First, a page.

If you’re currently suffering from bill shock, it’s easy to assume that this is it… this is where you’re stuck forever – in a spiral of expensive bills and anxiety. While it’s all well and good looking at the energy rating of X appliance that uses Y amount of energy, until you start seeing concrete, real-time figures, it can be hard to know what the silent energy killers in your home really are. This is especially true for appliances and other things that did not come with an energy ratings sticker. But you don’t have to be trapped in a vortex of budget busting and bill shock by these mystery appliances.
Furthermore, some states make it mandatory for electricity distributors to supply a smart meter with your account, but this is not the case everywhere. So if you’re out of luck with smart meters, don’t panic, there are several workarounds to this dilemma.
How can I calculate my bill before the bill comes in?
You can take action now through the use of a four-step method:
- Reading your energy bill
- Using any power usage information at your disposal
- Reading your electrical meter
- Monitoring individual energy use of suspected energy-wasting appliances
Read your energy bill
Yes, this may bring back some bill shock bad memories, but often most of the details you need are in your energy bill. The total cost of your energy bill is divided up into different tariffs, supply charges, GST, and is convoluted further if you have peak/off-peak charges. At the end of the day, the only rates that matter are your supply charge and how much your provider charges per kWh. Often, in Australia this is around 26c, but can easily be much higher.
Many bills also detail how much different your usage is from the same period last year. This can often be a good tip-off as to what caused a surge in your energy bill. Did you get a spa or pool? Did you get another housemate? Did grandma or the kids move back in? Did you get another fridge or washing machine/dryer? Did you get an air conditioner? You might even find your conditional discount has expired. All of these factors could in fact impact your energy bill, so it’s important knowing how to read your energy bill in the first place.
Use appliances’ usage information
Most of us know about the energy ratings sticker (pictured) that is placed on many large appliances, but smaller appliances often do not have this sticker. Not to worry though, because there is often a plaque on or under the appliance that lists its wattage. Generally, this is considered one of the least accurate ways to gauge energy usage. This is due to the fact that things like settings, frequency of use and the age of the appliance can also influence usage. Nevertheless, these plaques/information cards serve as a good starting point to identify suspect energy suckers.
Use your electrical meter outside
This is generally more accurate than looking at usage ratings. This is where your energy company guesstimates your electricity bill from, and providers may not even check it if the meter is in a potentially dangerous area – for example, in the same area as a big, protective dog. But Fido won’t likely bite its owner, so it can pay to go outside and have a look. Generally you observe the meter over a set period of time, switching on and off various appliances to see what can cause a spike in the meter. This is where the limitations come in; appliances like fridges generally cannot be turned off so meter readings may not always give the best accuracy. The best course of action is to switch off every device except the one you want to measure, but this obviously is not always possible.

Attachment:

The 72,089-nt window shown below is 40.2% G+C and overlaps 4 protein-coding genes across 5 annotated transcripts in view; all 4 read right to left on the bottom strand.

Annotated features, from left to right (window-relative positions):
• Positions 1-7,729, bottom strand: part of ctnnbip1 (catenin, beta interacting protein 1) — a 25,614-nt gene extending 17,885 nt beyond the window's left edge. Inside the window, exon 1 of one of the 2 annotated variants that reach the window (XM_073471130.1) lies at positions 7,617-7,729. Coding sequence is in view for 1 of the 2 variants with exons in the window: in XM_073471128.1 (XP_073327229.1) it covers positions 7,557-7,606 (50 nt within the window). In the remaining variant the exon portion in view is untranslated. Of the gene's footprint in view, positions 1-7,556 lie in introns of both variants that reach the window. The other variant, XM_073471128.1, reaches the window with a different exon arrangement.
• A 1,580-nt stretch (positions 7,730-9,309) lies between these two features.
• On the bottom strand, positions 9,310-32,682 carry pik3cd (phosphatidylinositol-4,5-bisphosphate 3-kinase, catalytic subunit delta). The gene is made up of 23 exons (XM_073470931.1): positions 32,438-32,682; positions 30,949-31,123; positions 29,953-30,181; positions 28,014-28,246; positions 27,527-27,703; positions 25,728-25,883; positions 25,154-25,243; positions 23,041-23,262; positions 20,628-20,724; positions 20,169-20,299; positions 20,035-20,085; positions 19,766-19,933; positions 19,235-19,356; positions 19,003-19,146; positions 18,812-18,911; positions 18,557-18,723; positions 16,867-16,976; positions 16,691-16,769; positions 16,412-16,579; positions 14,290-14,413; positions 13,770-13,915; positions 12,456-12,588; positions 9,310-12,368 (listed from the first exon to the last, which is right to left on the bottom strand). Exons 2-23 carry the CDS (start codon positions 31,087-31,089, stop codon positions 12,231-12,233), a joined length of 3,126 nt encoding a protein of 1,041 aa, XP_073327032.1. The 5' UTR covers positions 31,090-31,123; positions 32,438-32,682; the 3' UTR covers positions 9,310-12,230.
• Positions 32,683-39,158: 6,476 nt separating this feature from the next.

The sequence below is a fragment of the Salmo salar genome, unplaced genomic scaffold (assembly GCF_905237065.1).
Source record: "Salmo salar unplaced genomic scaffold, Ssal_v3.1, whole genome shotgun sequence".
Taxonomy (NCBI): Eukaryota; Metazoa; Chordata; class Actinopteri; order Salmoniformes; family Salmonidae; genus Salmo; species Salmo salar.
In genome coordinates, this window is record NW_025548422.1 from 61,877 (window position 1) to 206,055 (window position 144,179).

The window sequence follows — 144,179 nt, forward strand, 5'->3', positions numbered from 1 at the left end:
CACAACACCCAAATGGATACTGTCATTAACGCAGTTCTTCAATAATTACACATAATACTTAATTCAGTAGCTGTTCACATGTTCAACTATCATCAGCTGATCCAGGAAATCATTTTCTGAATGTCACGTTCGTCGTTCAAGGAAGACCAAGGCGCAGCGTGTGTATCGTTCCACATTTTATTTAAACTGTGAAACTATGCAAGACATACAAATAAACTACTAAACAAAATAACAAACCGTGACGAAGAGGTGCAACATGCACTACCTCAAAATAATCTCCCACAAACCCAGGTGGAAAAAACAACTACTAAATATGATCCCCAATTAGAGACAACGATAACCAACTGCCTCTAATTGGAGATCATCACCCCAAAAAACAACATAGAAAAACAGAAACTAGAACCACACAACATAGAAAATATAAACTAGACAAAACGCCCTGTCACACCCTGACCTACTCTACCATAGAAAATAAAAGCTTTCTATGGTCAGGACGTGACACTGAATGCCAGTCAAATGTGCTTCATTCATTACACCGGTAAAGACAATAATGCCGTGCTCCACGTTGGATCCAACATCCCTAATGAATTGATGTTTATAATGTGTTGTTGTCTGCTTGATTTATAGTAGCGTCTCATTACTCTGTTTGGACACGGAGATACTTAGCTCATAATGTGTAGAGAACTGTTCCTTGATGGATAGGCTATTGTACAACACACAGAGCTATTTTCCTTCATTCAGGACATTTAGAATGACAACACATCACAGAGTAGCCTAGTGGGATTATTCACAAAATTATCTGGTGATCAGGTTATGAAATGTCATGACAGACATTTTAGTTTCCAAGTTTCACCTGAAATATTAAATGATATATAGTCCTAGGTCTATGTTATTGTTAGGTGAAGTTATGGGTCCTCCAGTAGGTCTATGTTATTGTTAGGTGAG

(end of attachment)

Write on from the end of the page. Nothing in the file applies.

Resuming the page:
Use an individual device meter
This has the potential to be the most accurate way to measure usage, yet also the most tedious. Barring buying 20 of these meters – called ‘watt-hour meters’ – you generally have to leave the device plugged in between the wall and the appliance for some time to get an accurate reading. This can take some time as many appliances cycle on and off compressor operation among other things.
Basically these device meters read in real time how much a particular device is consuming. For the most accurate read, leave the device plugged in for a week to get a good scope of energy usage, and to figure out whether its stated energy usage is accurate at all.
- For example, you might find that a fridge is labelled at 400kWh for the year, but in that particular week the meter says it consumes 10kWh, which is far out of the scope of what was stated on the sticker.
- Air conditioners also have the potential to use up lots of energy. Having a device meter plugged in with your air conditioner can be an accurate way to determine how much air con could affect your power bill.
So while a bit of foot work is required to guesstimate how much you’ll be paying on your electricity bill, it can be very worthwhile if it means potentially saving money and eliminating problem appliances, or limiting their use.
How much does a device meter cost?
Unfortunately, you’re going to have to spend a bit of money if you want to save a bit of money. Some device meters cost over $100, but some can be had for $20 or thereabouts. Expect the dearer meters to include extra functions like switching between imperial and metric units, with some even being able to predict your bill in dollar terms. Of course, the cheaper ones may offer limited functionality, which could mean you’ll still need to sit down with a pen and calculator to see how much you’ll be paying this quarter. However, the money you spend on the meter could potentially be saved later on down the track, as well as provide you peace of mind and better empower you with knowledge for the next time your power bill rolls around.